WASHINGTON (Reuters) - U.S. Senate Republicans blocked legislation on Thursday that would have expanded federal healthcare and education programs for veterans, saying the $24 billion bill would bust the budget.
Even though the legislation cleared a procedural vote on Tuesday by a 99-0 vote, the measure quickly got bogged down in partisan fighting.
Supporters said the measure would have brought the most significant changes in decades to U.S. veterans' programs. For example, it called for 27 new medical facilities to help a healthcare system that is strained by veterans of the Iraq and Afghanistan wars.
With Democrats pressing for passage this week, Senate Republicans, backed by their leader, Mitch McConnell, attempted to attach controversial legislation calling for possible new sanctions on Iran that President Barack Obama opposes.
"The issue of Iran sanctions ... has nothing to do with the needs of veterans," complained Senate Veterans' Affairs Committee Chairman Bernard Sanders of Vermont, the main sponsor of the bill.
Republicans also raised budget concerns, forcing another key procedural vote that ended up killing the bill. By a vote of 56-41, the Senate failed to waive budget rules that would have allowed the bill to proceed. Sixty votes were needed and 41 of the chamber's 45 Republicans voted against the waiver.
Referring to recent budget deals that aim to bring down federal deficits, Republican Senator Jeff Sessions of Alabama said: "This bill would spend more than we agreed to spend. The ink is hardly dry and here we have another bill to raise that spending again."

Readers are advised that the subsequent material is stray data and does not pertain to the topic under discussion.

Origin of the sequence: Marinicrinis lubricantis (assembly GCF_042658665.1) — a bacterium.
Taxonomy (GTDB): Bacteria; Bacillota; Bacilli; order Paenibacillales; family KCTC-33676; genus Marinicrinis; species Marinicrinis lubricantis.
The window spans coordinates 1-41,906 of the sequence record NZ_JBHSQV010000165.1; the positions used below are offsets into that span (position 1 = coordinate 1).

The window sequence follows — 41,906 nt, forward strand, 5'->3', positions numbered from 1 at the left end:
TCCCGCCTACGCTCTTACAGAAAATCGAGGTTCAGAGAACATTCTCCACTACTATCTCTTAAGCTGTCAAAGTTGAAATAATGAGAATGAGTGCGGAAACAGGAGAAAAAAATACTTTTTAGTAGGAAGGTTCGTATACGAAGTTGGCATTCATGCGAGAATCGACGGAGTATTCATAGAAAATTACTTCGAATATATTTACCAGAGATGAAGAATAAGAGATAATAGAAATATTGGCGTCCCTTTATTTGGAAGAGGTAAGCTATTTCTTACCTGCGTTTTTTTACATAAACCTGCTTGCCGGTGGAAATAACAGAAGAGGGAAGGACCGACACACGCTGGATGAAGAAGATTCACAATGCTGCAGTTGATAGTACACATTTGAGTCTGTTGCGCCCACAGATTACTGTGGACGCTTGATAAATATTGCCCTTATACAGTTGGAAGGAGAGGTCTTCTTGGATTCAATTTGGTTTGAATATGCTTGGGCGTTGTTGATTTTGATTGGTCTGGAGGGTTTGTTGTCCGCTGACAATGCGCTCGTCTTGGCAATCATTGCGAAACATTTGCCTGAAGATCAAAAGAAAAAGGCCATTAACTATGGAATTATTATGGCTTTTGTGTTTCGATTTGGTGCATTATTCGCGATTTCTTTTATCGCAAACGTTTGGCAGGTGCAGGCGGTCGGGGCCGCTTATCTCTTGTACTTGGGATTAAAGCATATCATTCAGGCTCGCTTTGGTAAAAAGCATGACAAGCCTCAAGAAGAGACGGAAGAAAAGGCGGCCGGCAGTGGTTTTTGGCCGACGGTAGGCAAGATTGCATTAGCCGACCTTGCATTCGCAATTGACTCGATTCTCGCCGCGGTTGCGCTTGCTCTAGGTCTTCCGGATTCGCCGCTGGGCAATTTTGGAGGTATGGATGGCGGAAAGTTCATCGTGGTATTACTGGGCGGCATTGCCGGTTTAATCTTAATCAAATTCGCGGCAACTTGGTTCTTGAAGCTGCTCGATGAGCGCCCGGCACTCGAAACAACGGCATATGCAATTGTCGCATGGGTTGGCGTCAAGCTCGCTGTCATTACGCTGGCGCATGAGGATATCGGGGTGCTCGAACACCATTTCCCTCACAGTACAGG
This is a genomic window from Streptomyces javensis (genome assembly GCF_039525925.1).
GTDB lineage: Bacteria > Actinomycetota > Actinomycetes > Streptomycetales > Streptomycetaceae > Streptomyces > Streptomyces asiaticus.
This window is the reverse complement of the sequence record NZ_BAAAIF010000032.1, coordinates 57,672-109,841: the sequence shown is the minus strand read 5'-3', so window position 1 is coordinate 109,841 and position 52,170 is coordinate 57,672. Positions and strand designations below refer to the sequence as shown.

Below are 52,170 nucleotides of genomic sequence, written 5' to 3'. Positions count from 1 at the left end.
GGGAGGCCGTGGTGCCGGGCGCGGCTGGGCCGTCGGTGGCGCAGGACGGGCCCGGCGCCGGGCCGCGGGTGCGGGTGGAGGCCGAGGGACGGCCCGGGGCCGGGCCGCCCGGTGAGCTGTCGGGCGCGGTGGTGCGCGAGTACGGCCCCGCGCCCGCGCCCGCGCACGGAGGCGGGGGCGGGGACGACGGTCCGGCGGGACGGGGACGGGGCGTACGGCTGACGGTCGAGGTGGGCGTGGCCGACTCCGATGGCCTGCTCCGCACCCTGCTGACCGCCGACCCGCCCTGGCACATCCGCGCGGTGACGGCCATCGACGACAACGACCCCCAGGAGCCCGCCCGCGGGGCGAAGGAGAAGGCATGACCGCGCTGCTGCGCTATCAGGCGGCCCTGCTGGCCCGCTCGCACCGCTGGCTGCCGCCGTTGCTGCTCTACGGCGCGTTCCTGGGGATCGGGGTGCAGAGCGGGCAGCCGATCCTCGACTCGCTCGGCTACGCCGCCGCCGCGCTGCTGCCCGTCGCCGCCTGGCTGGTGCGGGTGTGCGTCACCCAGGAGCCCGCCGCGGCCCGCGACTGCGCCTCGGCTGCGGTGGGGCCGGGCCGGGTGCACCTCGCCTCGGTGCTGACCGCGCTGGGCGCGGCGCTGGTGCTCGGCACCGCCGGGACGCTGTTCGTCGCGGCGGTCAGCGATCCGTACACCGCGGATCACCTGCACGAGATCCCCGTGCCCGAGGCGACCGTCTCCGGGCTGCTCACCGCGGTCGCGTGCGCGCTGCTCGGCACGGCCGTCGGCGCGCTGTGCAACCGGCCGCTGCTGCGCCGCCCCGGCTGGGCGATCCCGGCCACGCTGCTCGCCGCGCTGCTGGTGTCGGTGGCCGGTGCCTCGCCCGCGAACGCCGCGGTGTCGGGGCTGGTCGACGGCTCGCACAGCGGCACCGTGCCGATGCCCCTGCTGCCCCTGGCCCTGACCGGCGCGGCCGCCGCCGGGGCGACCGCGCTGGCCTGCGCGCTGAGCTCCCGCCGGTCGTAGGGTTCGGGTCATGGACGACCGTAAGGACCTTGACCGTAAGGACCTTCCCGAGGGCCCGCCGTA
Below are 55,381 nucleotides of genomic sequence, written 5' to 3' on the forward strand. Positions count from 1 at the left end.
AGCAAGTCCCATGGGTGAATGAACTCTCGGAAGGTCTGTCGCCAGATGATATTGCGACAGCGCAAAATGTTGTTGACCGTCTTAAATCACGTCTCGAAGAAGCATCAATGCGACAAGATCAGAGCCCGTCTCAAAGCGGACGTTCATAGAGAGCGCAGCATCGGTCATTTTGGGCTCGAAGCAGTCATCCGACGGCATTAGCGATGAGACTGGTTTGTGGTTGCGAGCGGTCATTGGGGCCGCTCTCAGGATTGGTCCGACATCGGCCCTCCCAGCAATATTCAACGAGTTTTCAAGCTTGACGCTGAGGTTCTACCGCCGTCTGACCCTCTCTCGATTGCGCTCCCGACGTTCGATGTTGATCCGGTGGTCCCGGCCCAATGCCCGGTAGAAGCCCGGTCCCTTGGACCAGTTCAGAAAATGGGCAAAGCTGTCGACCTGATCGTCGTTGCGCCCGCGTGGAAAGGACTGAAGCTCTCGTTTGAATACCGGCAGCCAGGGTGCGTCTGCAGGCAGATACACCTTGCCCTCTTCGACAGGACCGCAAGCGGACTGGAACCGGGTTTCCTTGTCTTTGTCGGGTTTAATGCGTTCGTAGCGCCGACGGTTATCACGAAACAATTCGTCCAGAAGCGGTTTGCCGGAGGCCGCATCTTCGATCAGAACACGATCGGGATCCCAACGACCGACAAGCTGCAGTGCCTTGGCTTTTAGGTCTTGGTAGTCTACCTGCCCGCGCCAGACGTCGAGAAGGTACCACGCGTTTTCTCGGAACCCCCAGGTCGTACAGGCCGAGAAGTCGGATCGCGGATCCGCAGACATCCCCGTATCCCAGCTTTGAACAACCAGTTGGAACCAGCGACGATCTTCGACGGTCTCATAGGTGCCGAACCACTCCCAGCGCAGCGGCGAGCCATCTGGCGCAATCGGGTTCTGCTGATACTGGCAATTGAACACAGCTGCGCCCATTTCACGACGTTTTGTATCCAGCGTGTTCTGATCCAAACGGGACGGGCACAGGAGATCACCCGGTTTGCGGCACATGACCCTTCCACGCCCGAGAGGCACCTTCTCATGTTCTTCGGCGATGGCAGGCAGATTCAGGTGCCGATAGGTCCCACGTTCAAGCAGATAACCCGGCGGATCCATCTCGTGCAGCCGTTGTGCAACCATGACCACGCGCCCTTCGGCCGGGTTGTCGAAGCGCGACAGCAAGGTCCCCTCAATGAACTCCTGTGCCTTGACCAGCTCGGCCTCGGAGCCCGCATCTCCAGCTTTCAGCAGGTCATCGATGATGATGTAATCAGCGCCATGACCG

The legislation had the backing of most veterans' organizations, but was doomed by deep disagreements between Democrats and Republicans that have made this Congress one of the least productive in decades.
Sanders, an independent who caucuses with Democrats, had hoped senators would, "rise above the day-to-day rancor and the party politics that we see on this floor almost every single day," and support a law affecting 22 million veterans, including more than 2 million who served in Iraq and Afghanistan.
With Thursday's vote, Congress sent another disjointed message to the nation's veterans.
In December, Congress passed a two-year budget deal that included a reduction in veterans' pension benefits. Weeks later, Congress did an about-face and repealed many of the cuts.
And early this week, with the initial 99-0 procedural vote on Sanders' bill, the Senate appeared to be delivering a strong show of support for veterans, only to see the legislation die in the Senate with Thursday's vote.
(Reporting by Richard Cowan. Editing by Andre Grenon)